During World War II, as part of the rationing effort by the British Government, all cheeses produced for sale had to be a certain type of Cheddar, which was nicknamed Government Cheddar. This ban of all cheeses except Cheddar lasted until 1954, 9 years after the end of the war. The ban on cheeses had a devastating effect on the number of cheese producers and the variety of cheeses from the United Kingdom.
Great Britain was a heavy importer of food. Because it is an island nation, much of that food came by boat. During World War I, German submarines were used to sink ships bringing food to Great Britain, in an attempt to starve the British into surrender. The government established food rationing so that the nation would not run out of food.
The British government instituted rationing again during the Second World War, but this time earlier in the war than it had during the previous war. Each person had to register with local shops, and was given a coupon book to use at that shop. When someone purchased food at a shop, they had to present a coupon as well as money to purchase the item.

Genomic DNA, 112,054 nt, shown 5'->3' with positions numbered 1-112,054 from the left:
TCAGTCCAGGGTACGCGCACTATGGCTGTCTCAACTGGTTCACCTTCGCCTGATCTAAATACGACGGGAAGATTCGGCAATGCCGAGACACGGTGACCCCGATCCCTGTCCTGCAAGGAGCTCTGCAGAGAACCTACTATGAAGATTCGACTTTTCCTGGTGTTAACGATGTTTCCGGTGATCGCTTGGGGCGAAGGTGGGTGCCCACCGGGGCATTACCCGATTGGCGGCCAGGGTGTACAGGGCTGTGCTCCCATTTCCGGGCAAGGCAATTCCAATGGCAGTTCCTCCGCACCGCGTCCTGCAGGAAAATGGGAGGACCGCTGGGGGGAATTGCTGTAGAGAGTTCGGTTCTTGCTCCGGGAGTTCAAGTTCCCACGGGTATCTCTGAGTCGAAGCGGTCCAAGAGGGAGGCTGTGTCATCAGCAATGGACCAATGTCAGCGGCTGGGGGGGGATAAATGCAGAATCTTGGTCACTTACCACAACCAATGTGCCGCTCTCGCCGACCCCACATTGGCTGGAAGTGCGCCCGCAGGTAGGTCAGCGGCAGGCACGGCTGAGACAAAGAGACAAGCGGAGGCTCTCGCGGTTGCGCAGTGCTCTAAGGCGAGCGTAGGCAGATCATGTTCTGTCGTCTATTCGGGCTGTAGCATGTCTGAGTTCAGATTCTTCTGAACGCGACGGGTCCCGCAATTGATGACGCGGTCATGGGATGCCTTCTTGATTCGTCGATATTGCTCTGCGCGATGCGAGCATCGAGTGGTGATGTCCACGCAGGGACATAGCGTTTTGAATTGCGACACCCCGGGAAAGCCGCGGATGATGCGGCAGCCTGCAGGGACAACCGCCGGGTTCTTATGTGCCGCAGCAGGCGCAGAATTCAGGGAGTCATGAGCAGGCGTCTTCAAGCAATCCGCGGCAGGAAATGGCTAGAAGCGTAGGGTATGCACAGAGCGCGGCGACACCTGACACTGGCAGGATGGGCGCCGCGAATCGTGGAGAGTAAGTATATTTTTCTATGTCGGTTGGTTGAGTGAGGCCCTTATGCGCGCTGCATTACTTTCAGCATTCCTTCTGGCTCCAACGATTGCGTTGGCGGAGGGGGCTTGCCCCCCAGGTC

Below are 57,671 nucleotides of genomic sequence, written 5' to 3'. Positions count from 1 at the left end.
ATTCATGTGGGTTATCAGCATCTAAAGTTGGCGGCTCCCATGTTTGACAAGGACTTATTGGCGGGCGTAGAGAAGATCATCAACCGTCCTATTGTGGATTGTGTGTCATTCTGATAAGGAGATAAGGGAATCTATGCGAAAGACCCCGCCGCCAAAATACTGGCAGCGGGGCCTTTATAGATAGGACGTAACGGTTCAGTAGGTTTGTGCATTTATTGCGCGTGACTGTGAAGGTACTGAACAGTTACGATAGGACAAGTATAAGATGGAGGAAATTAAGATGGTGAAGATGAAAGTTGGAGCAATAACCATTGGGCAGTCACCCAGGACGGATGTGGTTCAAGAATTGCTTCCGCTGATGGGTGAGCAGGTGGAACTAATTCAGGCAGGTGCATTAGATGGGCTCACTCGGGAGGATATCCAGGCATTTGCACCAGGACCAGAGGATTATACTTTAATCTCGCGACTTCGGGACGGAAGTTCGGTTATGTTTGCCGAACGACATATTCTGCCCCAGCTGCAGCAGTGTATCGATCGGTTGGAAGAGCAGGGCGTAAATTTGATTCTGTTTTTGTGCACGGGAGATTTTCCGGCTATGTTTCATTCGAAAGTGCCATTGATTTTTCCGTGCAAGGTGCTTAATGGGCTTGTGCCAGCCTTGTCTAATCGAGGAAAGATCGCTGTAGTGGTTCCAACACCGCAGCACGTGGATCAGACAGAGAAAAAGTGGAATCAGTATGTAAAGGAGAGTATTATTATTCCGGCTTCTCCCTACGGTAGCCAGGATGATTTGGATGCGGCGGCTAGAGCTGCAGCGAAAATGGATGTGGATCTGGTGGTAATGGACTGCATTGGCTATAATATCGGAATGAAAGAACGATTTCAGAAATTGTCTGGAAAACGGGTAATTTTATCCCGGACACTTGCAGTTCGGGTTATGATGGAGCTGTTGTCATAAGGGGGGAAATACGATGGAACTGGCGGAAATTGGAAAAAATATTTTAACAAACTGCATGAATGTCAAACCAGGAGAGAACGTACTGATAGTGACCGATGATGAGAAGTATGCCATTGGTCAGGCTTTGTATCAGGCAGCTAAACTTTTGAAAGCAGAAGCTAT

Before the World War I there were about 3,500 independent cheese makers in Great Britain. By 1945 there were less than 100.
The ban had long-lasting consequences. Before the second war, in 1939, 514 farms in southwest England were making different varieties of Cheddar. In 1974, twenty years after the ban was lifted, there were 33 farms making cheddar, most of which was very similar taste and quality.
The revival of Brittish cheeses started happening in the 1990's, especially after the abolishment of the British Milk Marketing Board in 1994. Many cheeses, such as Wensleydale, that had nearly become extinct have made a come back. Still, the variety of British cheese is far from what it used to be.
The term Government Cheddar also refers to cheese made in the United States, mostly after World War II.
You can read more about British war rationing at this Wikipedia article.